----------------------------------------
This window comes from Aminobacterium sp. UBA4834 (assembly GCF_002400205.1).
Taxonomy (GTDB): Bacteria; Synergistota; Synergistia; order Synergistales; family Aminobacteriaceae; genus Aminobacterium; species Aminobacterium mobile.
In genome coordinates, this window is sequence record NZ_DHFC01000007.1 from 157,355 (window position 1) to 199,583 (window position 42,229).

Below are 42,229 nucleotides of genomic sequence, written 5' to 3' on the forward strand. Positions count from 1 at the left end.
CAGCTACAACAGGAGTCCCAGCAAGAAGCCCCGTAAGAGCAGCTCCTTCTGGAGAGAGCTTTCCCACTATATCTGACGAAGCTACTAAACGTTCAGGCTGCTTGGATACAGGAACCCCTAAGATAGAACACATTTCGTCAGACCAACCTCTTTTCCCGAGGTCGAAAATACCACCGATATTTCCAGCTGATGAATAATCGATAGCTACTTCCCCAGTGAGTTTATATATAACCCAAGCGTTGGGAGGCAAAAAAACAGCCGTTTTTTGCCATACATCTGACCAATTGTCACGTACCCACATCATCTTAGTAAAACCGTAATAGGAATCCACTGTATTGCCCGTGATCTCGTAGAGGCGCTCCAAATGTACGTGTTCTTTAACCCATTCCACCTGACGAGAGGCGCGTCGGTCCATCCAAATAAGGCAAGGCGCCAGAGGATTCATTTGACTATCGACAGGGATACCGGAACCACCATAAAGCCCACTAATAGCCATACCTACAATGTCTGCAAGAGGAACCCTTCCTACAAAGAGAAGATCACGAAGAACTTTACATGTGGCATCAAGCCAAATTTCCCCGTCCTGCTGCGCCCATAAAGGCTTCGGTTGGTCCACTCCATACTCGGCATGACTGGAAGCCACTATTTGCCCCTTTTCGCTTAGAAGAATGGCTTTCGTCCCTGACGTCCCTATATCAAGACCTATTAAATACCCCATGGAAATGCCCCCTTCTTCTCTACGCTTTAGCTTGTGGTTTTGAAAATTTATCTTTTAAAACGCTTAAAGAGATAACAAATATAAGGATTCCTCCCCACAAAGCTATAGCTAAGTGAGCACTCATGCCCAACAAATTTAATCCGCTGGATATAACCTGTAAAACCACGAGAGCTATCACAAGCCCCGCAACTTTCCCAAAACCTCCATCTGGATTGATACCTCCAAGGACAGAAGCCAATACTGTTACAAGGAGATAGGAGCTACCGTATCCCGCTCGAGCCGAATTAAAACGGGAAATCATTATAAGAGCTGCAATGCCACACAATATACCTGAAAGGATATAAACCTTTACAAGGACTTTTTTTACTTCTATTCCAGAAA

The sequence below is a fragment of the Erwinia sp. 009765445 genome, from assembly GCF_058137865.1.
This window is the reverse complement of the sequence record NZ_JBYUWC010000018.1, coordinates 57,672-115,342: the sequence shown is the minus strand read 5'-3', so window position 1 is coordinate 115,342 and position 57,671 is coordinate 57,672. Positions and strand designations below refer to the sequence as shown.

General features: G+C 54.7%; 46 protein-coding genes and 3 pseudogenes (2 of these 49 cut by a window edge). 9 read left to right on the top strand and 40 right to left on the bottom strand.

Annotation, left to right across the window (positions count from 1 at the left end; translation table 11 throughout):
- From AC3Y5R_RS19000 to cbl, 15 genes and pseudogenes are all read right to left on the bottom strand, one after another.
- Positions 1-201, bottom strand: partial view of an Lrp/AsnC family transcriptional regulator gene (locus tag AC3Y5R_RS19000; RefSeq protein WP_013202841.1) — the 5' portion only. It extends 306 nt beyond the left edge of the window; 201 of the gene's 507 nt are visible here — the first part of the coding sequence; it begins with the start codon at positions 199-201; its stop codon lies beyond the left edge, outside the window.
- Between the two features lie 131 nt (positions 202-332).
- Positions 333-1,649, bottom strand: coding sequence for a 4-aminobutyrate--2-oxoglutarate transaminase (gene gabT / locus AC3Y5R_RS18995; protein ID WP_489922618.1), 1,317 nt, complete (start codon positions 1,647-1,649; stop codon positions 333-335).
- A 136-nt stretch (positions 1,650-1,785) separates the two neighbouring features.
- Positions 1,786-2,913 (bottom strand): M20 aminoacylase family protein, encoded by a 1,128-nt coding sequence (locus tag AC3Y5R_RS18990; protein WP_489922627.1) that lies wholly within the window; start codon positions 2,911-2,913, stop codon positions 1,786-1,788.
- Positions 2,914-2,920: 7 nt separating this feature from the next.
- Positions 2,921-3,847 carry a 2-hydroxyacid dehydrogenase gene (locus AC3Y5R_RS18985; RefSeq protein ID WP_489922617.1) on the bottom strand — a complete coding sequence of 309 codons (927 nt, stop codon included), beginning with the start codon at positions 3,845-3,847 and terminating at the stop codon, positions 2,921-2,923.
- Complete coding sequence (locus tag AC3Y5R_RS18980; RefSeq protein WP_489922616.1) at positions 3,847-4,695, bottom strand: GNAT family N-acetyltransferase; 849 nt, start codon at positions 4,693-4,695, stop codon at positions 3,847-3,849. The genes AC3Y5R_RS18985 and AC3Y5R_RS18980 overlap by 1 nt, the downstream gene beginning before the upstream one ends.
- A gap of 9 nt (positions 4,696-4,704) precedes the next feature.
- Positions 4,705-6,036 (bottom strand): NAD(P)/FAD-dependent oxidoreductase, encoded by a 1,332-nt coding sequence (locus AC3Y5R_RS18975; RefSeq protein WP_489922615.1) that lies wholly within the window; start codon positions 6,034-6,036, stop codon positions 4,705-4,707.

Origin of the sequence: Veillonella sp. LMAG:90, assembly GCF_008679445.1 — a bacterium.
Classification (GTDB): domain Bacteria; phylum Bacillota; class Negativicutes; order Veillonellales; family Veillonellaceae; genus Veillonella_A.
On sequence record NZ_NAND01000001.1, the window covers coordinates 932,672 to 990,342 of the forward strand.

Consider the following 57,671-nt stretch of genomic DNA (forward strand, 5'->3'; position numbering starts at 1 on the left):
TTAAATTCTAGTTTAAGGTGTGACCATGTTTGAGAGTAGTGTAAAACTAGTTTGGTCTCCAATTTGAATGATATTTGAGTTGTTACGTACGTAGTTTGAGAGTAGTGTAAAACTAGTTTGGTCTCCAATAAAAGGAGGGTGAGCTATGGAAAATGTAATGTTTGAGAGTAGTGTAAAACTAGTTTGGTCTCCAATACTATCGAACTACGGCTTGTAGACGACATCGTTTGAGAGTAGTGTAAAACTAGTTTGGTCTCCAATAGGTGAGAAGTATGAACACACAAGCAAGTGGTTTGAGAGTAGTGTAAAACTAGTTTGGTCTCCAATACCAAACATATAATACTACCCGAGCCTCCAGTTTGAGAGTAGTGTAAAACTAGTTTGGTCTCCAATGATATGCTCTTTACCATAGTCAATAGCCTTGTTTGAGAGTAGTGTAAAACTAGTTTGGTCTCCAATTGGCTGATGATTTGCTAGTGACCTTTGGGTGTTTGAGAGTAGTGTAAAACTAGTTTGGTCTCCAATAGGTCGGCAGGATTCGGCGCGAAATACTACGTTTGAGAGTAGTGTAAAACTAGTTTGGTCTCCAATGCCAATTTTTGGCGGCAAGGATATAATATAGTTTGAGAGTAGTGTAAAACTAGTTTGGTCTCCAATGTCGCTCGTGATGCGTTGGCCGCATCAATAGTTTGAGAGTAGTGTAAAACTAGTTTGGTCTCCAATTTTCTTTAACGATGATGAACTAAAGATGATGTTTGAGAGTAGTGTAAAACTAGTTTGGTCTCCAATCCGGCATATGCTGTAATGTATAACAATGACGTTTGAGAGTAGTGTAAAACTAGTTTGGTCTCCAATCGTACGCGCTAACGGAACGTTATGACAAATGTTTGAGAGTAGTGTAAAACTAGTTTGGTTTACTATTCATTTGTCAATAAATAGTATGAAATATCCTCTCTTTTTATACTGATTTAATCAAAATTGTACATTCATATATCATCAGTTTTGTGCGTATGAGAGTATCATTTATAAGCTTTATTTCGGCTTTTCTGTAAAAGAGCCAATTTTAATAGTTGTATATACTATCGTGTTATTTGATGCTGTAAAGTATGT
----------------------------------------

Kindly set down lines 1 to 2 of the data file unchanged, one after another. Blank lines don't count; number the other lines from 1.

This window comes from Aminobacterium sp. UBA4834 (assembly GCF_002400205.1).
Taxonomy (GTDB): Bacteria; Synergistota; Synergistia; order Synergistales; family Aminobacteriaceae; genus Aminobacterium; species Aminobacterium mobile.